Last week Amazon Prime debuted its first original series in the form Alpha House. Today, the trend continues as Betas becomes available to subscribers – no word on a potential Gamma show, yet.
The retail giant is following the formula put forth with the comedy series Alpha House. In other words, it is releasing the first three episodes all at once, and then doling them out one per week thereafter.
“Betas has been an incredibly fun show to create for customers. We have a stellar cast of comedians and actors, and we think customers are going to enjoy it”, said Roy Price, Director of Amazon Studios. “he chemistry these guys have on set definitely translates to the screen. While their characters are still very much underdogs, it’s easy to find yourself hoping they make it big in techland”.
Prime video is available via the web or through apps on Google TV, Roku, the Xbox, PlayStation and other set-top boxes. It is also tightly integrated with the company’s Kindle Fire tablets, of which two new HDX models are now available.
The first time I actually saw someone using this service was when I went up north. We ate at this awesome steakhouse , which probably was on its last couple years in business (two brothers owned it and they were in their 70s). In the corner, one of the brothers’ wives were typing away on the MSN TV, trying to find out what was going on in the world (pre-2001).
The little box that was known as MSN TV finally got decommissioned today – 16 years after it started. Microsoft announced earlier in the year the TV appliance would be shuttered on Sept 30th. Users had to move their account information to Outlook.com and all other information to Skydrive (Microsoft’s cloud service).
MSN TV first started as Web TV in July of 1995 by Steve Perlman, Bruce Leak and Phil Goldman. The idea was Web TV acted like a thin client – taking snapshots of the web and sending them over telephone lines to your device, which would then project on your TV. It officially launched in Sept 1996 and ran for a year when Microsoft announced they were acquiring the service for $453 million (vested).
MSN TV tried to find its place in the tech world. The WebTV team took their ideas and created not only Digital Video Recorders, but also the XBox 360 game console. Its hardware could be found in Sony, Philips, RCA, Mitsubishi and other client hardware.
So with that, we bid adieu to MSN TV. the last of the real dial-up systems.
There are rumors floating around the web of an Apple TV refresh coming soon,and Google is due a TV update of its own, though it really has not been getting much attention. Ahead of the competition, Roku has elected to push out its new device lineup. The company had previously pushed out a brand new Roku 3, but now adds a Roku 1, Roku 2 and redesigned Roku LT.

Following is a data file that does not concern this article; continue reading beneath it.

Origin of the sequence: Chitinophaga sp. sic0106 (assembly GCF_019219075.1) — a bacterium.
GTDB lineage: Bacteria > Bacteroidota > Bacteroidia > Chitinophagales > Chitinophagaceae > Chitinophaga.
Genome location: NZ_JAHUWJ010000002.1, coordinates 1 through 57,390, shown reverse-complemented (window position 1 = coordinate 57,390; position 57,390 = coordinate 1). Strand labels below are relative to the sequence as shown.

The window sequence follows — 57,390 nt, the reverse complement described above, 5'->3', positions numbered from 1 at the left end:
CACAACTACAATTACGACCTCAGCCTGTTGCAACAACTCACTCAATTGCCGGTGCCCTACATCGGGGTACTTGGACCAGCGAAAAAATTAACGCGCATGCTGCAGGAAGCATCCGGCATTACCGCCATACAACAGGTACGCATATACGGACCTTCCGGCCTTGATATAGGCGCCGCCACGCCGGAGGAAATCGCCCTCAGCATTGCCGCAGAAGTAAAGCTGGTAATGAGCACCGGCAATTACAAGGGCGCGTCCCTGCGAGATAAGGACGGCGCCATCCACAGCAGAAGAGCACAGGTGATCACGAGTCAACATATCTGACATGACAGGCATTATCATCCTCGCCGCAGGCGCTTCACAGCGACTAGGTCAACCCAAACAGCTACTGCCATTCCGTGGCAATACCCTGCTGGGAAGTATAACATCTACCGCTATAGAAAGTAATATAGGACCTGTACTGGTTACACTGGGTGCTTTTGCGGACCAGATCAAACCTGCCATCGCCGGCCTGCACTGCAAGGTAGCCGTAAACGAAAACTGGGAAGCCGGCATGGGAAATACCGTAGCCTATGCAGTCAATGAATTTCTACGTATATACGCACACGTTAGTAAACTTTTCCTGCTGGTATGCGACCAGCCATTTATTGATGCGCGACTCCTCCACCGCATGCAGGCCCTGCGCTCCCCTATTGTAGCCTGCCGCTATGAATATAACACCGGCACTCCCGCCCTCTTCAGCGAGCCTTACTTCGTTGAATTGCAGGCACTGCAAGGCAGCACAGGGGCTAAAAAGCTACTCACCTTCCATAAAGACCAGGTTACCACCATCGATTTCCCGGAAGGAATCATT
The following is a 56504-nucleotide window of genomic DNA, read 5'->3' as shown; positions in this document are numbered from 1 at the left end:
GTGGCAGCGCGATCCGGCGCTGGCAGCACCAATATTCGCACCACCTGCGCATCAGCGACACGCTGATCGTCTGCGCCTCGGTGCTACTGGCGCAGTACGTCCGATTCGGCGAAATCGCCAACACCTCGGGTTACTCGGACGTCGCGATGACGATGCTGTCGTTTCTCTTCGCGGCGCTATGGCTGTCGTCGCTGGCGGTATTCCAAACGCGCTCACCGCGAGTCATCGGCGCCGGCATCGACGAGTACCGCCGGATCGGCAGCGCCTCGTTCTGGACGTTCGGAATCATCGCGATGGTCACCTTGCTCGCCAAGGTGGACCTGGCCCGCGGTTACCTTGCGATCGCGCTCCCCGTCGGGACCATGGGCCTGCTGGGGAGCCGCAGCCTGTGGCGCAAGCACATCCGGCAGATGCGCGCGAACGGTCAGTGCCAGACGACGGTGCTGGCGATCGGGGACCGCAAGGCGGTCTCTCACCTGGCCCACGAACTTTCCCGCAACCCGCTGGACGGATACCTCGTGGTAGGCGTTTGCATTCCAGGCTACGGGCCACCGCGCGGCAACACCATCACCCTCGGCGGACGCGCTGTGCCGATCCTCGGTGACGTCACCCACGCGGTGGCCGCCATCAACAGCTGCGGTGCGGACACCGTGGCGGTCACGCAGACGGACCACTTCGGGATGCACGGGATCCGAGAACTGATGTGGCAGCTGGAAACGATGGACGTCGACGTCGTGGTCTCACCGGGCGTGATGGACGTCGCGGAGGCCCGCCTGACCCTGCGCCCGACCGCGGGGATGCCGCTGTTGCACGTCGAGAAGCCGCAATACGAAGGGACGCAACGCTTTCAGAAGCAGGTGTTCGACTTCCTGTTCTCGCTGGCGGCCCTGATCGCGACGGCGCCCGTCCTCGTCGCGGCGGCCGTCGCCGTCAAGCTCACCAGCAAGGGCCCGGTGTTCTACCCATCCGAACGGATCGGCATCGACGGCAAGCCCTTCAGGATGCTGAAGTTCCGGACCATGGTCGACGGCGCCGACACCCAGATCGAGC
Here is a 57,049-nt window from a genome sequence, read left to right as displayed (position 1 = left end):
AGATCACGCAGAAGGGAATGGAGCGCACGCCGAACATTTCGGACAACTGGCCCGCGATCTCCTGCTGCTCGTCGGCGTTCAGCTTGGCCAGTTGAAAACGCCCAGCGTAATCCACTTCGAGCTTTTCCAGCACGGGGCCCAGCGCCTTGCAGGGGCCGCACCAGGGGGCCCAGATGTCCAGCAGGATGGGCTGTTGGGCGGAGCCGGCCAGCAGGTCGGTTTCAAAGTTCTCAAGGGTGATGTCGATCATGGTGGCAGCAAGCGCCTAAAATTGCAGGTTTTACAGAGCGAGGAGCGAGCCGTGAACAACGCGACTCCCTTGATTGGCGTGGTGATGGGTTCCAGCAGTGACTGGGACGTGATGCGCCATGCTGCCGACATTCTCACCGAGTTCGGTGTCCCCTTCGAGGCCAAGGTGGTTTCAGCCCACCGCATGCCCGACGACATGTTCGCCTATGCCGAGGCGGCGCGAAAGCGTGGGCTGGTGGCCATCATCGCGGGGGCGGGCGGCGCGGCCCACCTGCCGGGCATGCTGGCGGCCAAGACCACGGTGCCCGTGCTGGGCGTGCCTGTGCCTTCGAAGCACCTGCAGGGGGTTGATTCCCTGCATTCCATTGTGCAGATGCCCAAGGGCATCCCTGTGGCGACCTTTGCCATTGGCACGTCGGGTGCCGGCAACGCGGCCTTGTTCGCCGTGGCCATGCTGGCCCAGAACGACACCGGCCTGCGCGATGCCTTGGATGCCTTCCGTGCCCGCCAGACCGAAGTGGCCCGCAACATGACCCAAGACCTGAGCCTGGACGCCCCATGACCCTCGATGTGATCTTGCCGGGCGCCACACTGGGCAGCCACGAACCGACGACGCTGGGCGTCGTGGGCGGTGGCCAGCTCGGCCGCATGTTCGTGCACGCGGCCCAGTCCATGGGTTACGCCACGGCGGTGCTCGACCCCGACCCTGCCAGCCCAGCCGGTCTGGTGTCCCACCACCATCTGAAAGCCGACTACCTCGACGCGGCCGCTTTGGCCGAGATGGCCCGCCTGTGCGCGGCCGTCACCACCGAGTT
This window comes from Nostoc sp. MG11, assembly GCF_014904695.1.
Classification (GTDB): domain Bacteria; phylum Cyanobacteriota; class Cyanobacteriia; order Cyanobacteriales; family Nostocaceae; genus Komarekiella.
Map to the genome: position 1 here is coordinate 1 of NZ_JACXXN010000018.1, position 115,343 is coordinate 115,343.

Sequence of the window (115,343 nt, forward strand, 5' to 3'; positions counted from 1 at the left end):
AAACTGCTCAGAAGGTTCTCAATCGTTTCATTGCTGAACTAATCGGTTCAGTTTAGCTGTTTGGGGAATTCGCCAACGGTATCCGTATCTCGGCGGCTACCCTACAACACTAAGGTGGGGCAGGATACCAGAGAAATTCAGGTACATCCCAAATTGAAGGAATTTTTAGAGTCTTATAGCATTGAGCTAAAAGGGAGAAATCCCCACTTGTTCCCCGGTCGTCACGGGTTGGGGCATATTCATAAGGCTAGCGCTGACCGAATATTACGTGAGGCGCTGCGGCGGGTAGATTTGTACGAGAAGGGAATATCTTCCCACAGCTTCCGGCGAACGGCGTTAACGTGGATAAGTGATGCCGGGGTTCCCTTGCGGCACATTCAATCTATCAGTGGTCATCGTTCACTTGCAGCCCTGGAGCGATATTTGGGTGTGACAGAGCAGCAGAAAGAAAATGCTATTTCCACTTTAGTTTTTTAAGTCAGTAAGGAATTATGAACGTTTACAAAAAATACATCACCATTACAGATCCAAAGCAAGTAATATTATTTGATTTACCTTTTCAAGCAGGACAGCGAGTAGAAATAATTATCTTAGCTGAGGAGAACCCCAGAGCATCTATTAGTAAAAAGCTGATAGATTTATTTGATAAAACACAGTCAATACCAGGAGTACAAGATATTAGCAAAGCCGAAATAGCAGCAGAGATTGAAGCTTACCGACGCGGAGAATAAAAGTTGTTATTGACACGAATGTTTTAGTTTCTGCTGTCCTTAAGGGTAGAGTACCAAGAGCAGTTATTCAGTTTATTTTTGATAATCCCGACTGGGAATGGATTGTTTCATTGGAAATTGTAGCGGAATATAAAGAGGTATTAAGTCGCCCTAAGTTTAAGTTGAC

The new Roku 2 gets a 3-like remote with headphone jack and dual-band wireless for better internet connectivity. It retails for $79.99 and is available in the US, Canada and the UK.
The Roku 1 takes streaming a step further than the Roku LT with support for up to 1080p HD video quality, though there is no remote headphone jack. Availability markets are the same and retail price is $59.99.
The new version of the LT is the most affordable way to stream to virtually any TV with support for up to 720p HD video quality. This one is US only and will sell for $49.99.
In addition, the company announces that “we’re also introducing the M-GO movie and TV store, integrated directly on our home screen menu in the U.S. for easy and instant access to their great selection of movies and TV shows. To make it even simpler, the M-GO service features direct billing with via a Roku account so users can rent or buy through M-GO without any extra account setup”.
Which set top box do you prefer? Let us know in the comments below.
According to a new report from Parks Associates, Roku has taken the lead as the most popular streaming video device in the US. Further, Parks Associates also showed the number of U.S. broadband households with streaming media device has doubled since 2011.
The group put out a report called Connected TV: Trends and Innovation (report for purchase). In this report, they found that 37% of households with a streaming media device use Roku – as opposed to 24% that use Apple TV.
Parks Associates expect the number of connected TV devices to reach 330 million by 2017. With newer, easier to use devices like ChromeCast entering into the market – along with Apple’s rumored upcoming updated Apple TV on September 10th, this number could grow a lot faster. Adding in 4K or Ulta-TV devices with simple app support that get people introduced to streaming media could spark the market even more.
“Roku customers are passionate about streaming, and we are delighted that independent research shows that we are the most popular streaming platform measured by usage on a U.S. household basis,” said Anthony Wood, Founder and CEO, Roku.
Roku’s newest version – the Roku 3 – is a media streaming device and small game console with programs like Angry Birds, Galaga and Pac Man. You can use the remote with Bluetooth headphones for privacy viewing or pull out your iOS or Android device to control the set top box.
This brings a true fight for the TV’s HDMI port.
Hulu continues to surprise me — the service never seems quite mainstream, but continues to thrive. This time the TV service is announcing record gains in subscriptions to its Plus service, the paid subscription plan that it introduced back in 2010.
“Overall, Hulu continues to grow very quickly. In Q1 of this year, we set new records for revenue, and for the first time ever, Hulu viewers streamed more than 1 billion content videos in a single quarter” states Hulu’s acting CEO Andy Forssell. In fact, the company has seen continued growth every year that it has existed – in Q1 2013, Hulu Plus surpassed 4 million subscribers—setting new records for subscriber additions.
Mobile viewing is also growing, now accounting for 15 percent of Hulu’s consumed videos in 2013-2014. Living room viewing now makes up 29 percent of the viewing audience.